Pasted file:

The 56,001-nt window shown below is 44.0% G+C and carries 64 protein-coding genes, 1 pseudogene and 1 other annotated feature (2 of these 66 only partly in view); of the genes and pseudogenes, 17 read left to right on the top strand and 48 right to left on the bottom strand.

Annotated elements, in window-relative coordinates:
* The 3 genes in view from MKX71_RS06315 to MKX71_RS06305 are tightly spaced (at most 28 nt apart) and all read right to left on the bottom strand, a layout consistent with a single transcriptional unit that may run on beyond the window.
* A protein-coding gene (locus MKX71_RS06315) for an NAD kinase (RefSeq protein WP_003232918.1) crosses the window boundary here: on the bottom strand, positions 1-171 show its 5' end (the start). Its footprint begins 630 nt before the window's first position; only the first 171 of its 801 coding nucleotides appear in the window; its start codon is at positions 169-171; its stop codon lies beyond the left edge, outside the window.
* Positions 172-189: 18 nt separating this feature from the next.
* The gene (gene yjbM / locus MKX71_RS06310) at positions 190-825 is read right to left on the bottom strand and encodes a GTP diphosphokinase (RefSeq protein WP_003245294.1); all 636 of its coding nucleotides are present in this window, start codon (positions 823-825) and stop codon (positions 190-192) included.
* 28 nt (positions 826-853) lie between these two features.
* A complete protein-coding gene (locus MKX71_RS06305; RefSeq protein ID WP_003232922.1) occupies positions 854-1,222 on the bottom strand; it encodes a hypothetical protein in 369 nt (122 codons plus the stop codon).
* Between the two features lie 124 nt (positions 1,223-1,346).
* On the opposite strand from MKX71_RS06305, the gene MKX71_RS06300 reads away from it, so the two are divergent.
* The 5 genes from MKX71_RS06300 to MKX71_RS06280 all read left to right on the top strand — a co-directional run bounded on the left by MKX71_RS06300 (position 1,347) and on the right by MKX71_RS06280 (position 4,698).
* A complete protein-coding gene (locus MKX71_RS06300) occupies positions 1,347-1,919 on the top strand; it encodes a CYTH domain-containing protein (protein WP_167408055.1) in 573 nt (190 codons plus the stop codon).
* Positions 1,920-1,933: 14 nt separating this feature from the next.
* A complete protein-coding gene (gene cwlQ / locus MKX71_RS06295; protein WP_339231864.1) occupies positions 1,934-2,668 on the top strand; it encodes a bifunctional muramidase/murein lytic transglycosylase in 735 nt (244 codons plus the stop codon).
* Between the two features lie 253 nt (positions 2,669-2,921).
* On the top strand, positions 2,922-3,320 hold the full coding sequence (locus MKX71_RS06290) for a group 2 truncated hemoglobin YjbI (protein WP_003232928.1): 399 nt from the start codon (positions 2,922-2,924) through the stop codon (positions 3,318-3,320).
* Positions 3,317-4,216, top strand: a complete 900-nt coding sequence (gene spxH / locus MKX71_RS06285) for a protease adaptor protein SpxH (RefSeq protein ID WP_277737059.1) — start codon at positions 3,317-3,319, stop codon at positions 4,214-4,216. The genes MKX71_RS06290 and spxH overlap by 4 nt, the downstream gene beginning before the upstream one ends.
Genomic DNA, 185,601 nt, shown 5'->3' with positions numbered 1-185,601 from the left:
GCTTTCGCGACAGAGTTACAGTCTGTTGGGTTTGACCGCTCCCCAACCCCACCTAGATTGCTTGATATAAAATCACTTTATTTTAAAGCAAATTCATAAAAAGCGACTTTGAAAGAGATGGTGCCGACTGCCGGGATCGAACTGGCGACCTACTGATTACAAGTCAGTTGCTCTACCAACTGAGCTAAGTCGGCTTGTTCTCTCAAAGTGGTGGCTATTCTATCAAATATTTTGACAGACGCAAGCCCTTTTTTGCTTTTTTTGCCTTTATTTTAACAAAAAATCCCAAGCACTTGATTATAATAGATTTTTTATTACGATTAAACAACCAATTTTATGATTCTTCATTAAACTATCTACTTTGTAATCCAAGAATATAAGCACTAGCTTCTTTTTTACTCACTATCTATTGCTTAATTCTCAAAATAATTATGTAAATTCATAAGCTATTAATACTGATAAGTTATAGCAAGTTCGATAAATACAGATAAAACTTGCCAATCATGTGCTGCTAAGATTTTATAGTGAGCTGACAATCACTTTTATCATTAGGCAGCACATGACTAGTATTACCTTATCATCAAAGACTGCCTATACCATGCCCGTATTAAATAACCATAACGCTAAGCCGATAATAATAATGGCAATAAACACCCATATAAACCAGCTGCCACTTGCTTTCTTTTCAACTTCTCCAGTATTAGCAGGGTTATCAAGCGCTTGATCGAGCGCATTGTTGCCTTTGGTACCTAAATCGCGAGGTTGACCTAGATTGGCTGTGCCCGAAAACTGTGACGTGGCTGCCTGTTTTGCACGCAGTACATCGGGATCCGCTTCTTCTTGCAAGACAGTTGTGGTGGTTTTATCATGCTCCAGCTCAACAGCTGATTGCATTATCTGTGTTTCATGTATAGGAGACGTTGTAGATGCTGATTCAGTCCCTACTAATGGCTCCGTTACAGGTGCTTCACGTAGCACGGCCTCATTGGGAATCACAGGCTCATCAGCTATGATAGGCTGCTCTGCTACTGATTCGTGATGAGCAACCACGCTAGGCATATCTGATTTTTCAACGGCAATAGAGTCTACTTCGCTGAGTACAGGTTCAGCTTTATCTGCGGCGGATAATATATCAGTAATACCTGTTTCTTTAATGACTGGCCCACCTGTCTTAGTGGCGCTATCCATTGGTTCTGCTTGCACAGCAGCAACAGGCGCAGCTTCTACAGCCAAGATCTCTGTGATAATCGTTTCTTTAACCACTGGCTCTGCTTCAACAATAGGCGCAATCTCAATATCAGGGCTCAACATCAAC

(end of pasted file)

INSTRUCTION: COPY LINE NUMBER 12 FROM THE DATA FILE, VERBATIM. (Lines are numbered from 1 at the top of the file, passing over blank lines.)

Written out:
* A complete protein-coding gene (locus MKX71_RS06300) occupies positions 1,347-1,919 on the top strand; it encodes a CYTH domain-containing protein (protein WP_167408055.1) in 573 nt (190 codons plus the stop codon).